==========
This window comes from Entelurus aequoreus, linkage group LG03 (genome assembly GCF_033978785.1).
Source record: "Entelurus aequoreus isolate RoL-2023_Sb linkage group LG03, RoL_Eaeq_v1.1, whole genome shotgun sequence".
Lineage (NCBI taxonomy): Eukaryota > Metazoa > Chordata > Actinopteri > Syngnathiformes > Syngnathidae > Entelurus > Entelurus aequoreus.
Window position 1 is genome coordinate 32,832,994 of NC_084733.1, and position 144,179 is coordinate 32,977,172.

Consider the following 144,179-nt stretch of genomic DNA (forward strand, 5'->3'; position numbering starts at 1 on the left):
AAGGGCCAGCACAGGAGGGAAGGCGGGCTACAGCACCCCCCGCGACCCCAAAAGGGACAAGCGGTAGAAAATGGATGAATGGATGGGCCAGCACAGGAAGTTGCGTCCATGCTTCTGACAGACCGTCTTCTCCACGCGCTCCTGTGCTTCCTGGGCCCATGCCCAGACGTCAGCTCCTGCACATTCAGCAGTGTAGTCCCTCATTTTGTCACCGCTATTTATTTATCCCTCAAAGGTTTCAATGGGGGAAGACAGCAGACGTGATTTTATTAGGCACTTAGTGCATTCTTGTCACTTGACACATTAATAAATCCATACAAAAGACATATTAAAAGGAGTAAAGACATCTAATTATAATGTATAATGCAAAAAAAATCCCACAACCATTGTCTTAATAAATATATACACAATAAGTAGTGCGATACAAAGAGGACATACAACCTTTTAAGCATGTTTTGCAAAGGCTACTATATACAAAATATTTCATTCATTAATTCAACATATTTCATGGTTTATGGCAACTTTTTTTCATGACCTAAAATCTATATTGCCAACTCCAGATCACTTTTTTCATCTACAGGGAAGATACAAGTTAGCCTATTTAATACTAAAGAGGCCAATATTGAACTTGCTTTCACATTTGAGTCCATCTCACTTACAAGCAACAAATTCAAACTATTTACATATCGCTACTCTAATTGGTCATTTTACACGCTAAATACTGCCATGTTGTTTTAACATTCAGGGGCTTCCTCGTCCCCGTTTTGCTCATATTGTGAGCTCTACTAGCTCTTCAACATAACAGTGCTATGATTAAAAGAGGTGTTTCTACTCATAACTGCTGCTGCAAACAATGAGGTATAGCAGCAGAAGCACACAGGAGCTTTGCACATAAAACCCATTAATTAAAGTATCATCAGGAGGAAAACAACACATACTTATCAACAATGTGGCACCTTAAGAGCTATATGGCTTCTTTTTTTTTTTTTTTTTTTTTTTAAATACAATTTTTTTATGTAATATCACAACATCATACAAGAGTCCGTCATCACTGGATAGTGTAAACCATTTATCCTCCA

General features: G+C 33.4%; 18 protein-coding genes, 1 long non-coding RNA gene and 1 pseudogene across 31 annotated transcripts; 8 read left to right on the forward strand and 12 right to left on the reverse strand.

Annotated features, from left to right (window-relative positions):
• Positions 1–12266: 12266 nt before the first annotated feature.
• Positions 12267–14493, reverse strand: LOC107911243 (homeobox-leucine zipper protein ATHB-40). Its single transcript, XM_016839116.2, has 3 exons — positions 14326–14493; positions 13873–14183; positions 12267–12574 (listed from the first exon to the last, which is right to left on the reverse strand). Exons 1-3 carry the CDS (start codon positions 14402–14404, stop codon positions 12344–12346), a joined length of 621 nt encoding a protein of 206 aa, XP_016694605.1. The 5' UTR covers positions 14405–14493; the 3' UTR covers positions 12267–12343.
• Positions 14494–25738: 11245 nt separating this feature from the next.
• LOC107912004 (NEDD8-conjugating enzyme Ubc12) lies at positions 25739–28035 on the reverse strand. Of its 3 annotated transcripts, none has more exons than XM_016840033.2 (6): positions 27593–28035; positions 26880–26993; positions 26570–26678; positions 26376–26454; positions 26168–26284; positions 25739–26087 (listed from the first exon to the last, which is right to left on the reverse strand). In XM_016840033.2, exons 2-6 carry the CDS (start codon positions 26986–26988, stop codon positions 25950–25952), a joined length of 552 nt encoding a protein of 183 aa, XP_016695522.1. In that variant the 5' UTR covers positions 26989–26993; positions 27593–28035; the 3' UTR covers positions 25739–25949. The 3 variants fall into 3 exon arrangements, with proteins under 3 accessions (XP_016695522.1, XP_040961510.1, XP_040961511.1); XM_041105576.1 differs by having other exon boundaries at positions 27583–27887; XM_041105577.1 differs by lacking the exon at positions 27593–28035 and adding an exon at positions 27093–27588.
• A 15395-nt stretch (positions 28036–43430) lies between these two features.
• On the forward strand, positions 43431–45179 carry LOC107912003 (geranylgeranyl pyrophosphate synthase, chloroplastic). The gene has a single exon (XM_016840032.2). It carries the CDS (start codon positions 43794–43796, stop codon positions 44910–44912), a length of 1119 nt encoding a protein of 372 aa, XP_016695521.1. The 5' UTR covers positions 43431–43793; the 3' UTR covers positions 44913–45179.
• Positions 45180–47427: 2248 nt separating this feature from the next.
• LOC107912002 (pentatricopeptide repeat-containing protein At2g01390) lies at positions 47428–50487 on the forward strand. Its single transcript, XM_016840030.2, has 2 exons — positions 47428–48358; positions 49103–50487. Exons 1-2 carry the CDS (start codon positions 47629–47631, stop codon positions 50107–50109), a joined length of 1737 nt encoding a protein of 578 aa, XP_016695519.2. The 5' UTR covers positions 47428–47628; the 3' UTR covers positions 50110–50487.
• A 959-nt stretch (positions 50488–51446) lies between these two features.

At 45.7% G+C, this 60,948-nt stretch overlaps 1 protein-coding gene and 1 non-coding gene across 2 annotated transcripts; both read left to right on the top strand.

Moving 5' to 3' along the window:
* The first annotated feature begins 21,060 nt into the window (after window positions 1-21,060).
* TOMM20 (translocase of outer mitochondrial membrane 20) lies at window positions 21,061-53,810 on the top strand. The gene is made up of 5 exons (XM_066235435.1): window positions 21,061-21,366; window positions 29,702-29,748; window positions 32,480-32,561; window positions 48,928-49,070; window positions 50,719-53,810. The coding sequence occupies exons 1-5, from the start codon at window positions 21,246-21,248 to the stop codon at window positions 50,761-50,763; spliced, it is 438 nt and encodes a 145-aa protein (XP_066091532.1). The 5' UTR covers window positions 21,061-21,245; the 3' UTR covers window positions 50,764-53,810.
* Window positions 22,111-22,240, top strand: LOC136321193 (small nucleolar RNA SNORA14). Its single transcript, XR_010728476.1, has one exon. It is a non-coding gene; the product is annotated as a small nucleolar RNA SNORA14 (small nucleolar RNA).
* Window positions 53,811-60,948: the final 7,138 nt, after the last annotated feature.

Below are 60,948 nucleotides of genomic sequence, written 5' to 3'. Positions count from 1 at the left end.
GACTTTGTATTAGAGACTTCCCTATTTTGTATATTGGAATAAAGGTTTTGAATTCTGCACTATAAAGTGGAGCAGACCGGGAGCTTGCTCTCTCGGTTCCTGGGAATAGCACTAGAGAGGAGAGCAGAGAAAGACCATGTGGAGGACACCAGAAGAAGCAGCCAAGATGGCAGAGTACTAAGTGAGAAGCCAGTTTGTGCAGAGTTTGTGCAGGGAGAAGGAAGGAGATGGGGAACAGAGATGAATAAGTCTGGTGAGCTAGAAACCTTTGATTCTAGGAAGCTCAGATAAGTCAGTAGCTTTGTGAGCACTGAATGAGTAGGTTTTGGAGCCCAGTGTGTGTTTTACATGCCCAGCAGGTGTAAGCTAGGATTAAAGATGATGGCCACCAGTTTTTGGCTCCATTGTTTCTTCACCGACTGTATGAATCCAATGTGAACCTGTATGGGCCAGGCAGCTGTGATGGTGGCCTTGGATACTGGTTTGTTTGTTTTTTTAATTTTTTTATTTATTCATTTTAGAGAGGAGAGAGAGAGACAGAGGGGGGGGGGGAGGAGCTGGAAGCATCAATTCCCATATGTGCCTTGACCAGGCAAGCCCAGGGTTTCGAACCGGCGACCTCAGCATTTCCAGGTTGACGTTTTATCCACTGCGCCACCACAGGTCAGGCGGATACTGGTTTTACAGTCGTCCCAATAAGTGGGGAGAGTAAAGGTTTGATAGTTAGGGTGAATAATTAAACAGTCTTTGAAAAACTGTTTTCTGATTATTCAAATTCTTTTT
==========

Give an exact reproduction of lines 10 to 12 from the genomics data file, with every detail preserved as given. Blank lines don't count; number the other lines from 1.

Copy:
• Positions 12267–14493, reverse strand: LOC107911243 (homeobox-leucine zipper protein ATHB-40). Its single transcript, XM_016839116.2, has 3 exons — positions 14326–14493; positions 13873–14183; positions 12267–12574 (listed from the first exon to the last, which is right to left on the reverse strand). Exons 1-3 carry the CDS (start codon positions 14402–14404, stop codon positions 12344–12346), a joined length of 621 nt encoding a protein of 206 aa, XP_016694605.1. The 5' UTR covers positions 14405–14493; the 3' UTR covers positions 12267–12343.
• Positions 14494–25738: 11245 nt separating this feature from the next.
• LOC107912004 (NEDD8-conjugating enzyme Ubc12) lies at positions 25739–28035 on the reverse strand. Of its 3 annotated transcripts, none has more exons than XM_016840033.2 (6): positions 27593–28035; positions 26880–26993; positions 26570–26678; positions 26376–26454; positions 26168–26284; positions 25739–26087 (listed from the first exon to the last, which is right to left on the reverse strand). In XM_016840033.2, exons 2-6 carry the CDS (start codon positions 26986–26988, stop codon positions 25950–25952), a joined length of 552 nt encoding a protein of 183 aa, XP_016695522.1. In that variant the 5' UTR covers positions 26989–26993; positions 27593–28035; the 3' UTR covers positions 25739–25949. The 3 variants fall into 3 exon arrangements, with proteins under 3 accessions (XP_016695522.1, XP_040961510.1, XP_040961511.1); XM_041105576.1 differs by having other exon boundaries at positions 27583–27887; XM_041105577.1 differs by lacking the exon at positions 27593–28035 and adding an exon at positions 27093–27588.